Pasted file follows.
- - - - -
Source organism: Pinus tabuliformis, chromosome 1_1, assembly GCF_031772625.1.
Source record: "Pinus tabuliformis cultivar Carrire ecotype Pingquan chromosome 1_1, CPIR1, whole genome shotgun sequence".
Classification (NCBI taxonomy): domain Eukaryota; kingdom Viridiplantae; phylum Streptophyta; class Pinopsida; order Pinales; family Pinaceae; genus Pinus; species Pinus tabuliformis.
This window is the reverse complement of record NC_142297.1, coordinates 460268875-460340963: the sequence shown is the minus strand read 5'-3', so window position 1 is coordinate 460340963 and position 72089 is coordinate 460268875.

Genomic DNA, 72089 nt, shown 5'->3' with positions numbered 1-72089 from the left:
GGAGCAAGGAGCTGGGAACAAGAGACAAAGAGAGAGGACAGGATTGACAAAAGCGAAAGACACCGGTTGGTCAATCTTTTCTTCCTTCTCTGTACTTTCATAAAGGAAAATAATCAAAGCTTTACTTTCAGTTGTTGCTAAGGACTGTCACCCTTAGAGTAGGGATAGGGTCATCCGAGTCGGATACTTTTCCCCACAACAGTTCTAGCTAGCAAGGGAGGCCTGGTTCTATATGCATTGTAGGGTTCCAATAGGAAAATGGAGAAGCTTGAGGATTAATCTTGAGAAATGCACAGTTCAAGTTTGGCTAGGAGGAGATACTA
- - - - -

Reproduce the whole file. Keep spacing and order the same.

Source organism: Pinus tabuliformis, chromosome 1_1, assembly GCF_031772625.1.
Source record: "Pinus tabuliformis cultivar Carrire ecotype Pingquan chromosome 1_1, CPIR1, whole genome shotgun sequence".
Classification (NCBI taxonomy): domain Eukaryota; kingdom Viridiplantae; phylum Streptophyta; class Pinopsida; order Pinales; family Pinaceae; genus Pinus; species Pinus tabuliformis.
This window is the reverse complement of record NC_142297.1, coordinates 460268875-460340963: the sequence shown is the minus strand read 5'-3', so window position 1 is coordinate 460340963 and position 72089 is coordinate 460268875.

Genomic DNA, 72089 nt, shown 5'->3' with positions numbered 1-72089 from the left:
GGAGCAAGGAGCTGGGAACAAGAGACAAAGAGAGAGGACAGGATTGACAAAAGCGAAAGACACCGGTTGGTCAATCTTTTCTTCCTTCTCTGTACTTTCATAAAGGAAAATAATCAAAGCTTTACTTTCAGTTGTTGCTAAGGACTGTCACCCTTAGAGTAGGGATAGGGTCATCCGAGTCGGATACTTTTCCCCACAACAGTTCTAGCTAGCAAGGGAGGCCTGGTTCTATATGCATTGTAGGGTTCCAATAGGAAAATGGAGAAGCTTGAGGATTAATCTTGAGAAATGCACAGTTCAAGTTTGGCTAGGAGGAGATACTA